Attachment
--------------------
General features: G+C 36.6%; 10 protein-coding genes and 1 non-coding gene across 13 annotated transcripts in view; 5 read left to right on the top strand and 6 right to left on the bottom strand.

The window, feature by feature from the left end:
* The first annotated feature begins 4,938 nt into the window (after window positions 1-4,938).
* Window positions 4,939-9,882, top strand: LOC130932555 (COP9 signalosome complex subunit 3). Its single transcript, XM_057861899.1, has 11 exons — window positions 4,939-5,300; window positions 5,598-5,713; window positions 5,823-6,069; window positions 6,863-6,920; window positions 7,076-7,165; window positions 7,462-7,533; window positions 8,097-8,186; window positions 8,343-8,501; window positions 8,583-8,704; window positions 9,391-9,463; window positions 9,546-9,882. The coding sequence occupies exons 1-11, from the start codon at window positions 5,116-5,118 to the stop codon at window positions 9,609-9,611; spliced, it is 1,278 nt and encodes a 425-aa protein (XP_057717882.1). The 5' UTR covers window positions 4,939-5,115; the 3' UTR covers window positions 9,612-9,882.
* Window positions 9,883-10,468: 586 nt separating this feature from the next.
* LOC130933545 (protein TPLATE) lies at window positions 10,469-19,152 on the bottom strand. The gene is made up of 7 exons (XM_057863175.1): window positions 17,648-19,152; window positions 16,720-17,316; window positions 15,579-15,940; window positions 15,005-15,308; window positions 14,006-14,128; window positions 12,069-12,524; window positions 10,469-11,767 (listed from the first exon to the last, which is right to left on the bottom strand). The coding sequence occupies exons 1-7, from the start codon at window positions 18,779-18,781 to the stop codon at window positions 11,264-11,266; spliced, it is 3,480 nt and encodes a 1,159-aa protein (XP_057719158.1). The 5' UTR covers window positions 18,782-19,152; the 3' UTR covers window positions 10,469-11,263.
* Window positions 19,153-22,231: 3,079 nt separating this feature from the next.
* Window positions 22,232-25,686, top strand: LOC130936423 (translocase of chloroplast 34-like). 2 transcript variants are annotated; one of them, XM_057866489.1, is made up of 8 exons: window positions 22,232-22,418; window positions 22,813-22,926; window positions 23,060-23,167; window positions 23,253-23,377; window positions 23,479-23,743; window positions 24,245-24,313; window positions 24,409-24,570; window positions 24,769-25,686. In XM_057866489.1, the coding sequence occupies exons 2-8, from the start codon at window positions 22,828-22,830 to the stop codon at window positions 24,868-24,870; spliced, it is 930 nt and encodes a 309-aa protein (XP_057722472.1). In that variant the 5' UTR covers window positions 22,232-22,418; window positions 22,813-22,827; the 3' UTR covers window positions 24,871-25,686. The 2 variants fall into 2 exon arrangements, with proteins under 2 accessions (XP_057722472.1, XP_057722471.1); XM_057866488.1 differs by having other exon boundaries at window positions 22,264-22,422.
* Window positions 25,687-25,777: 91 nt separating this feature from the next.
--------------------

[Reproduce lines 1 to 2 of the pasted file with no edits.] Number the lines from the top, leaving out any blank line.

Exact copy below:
General features: G+C 36.6%; 10 protein-coding genes and 1 non-coding gene across 13 annotated transcripts in view; 5 read left to right on the top strand and 6 right to left on the bottom strand.

The window, feature by feature from the left end: